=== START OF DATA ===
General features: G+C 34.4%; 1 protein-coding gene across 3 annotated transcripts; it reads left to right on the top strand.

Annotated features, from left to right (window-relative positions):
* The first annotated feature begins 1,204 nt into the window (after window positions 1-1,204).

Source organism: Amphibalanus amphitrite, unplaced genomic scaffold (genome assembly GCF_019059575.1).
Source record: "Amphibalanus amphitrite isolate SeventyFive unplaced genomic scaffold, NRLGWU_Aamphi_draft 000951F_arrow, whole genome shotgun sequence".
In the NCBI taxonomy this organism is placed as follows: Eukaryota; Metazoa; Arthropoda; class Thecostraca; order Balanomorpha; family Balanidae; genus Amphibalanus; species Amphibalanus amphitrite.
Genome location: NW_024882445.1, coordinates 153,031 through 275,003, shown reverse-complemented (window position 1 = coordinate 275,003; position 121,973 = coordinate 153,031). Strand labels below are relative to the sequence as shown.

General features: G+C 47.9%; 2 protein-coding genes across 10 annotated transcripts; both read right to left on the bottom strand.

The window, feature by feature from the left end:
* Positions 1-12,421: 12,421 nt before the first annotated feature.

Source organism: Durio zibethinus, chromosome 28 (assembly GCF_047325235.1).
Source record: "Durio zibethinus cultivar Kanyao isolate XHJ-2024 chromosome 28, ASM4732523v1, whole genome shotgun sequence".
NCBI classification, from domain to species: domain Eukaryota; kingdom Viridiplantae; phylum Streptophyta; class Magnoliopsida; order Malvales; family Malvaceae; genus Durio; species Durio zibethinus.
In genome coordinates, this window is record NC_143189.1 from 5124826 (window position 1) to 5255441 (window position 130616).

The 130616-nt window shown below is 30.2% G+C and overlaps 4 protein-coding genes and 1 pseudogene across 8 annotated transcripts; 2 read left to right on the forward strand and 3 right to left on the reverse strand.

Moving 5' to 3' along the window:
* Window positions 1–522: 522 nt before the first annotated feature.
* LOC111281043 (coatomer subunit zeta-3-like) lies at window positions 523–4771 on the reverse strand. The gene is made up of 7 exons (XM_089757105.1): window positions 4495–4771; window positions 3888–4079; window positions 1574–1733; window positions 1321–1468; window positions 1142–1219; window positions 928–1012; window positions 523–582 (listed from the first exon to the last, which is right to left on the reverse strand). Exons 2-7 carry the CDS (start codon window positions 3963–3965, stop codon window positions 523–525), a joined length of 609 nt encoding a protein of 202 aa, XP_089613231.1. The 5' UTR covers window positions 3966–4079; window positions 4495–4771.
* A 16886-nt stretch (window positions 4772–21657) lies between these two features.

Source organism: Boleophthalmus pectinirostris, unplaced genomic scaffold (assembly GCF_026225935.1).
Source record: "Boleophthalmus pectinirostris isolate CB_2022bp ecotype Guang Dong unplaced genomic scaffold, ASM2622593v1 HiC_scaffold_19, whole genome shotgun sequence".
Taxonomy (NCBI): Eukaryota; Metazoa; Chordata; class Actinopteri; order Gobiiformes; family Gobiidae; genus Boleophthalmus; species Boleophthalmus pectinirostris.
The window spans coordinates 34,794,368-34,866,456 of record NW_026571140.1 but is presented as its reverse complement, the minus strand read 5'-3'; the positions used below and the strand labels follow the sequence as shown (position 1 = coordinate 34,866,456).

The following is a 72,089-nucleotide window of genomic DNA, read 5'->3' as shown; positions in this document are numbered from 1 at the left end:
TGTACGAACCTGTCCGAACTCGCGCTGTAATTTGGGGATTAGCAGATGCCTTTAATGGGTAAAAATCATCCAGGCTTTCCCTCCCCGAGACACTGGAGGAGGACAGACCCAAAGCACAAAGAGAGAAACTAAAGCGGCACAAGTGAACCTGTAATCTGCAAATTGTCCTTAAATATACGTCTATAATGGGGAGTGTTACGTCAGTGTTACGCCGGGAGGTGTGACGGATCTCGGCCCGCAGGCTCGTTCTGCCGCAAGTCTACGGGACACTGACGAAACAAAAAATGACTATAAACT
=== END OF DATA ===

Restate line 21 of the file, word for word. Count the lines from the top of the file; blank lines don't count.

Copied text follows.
Source record: "Boleophthalmus pectinirostris isolate CB_2022bp ecotype Guang Dong unplaced genomic scaffold, ASM2622593v1 HiC_scaffold_19, whole genome shotgun sequence".